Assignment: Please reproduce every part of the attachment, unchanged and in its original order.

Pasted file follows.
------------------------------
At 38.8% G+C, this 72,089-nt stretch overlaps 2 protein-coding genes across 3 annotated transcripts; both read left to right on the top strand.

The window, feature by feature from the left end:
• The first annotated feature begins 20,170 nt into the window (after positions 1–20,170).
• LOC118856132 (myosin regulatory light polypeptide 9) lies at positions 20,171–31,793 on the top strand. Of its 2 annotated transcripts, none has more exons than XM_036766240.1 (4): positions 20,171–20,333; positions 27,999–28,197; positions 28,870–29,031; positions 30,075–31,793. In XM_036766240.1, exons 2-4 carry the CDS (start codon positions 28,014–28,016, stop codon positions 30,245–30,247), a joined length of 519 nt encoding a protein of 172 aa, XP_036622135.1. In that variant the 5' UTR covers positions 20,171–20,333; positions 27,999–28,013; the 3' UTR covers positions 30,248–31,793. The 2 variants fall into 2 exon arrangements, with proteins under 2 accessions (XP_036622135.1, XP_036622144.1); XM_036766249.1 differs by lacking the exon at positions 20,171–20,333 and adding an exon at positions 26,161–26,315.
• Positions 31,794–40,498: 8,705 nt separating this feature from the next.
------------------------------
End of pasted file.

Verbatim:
At 38.8% G+C, this 72,089-nt stretch overlaps 2 protein-coding genes across 3 annotated transcripts; both read left to right on the top strand.

The window, feature by feature from the left end:
• The first annotated feature begins 20,170 nt into the window (after positions 1–20,170).
• LOC118856132 (myosin regulatory light polypeptide 9) lies at positions 20,171–31,793 on the top strand. Of its 2 annotated transcripts, none has more exons than XM_036766240.1 (4): positions 20,171–20,333; positions 27,999–28,197; positions 28,870–29,031; positions 30,075–31,793. In XM_036766240.1, exons 2-4 carry the CDS (start codon positions 28,014–28,016, stop codon positions 30,245–30,247), a joined length of 519 nt encoding a protein of 172 aa, XP_036622135.1. In that variant the 5' UTR covers positions 20,171–20,333; positions 27,999–28,013; the 3' UTR covers positions 30,248–31,793. The 2 variants fall into 2 exon arrangements, with proteins under 2 accessions (XP_036622135.1, XP_036622144.1); XM_036766249.1 differs by lacking the exon at positions 20,171–20,333 and adding an exon at positions 26,161–26,315.
• Positions 31,794–40,498: 8,705 nt separating this feature from the next.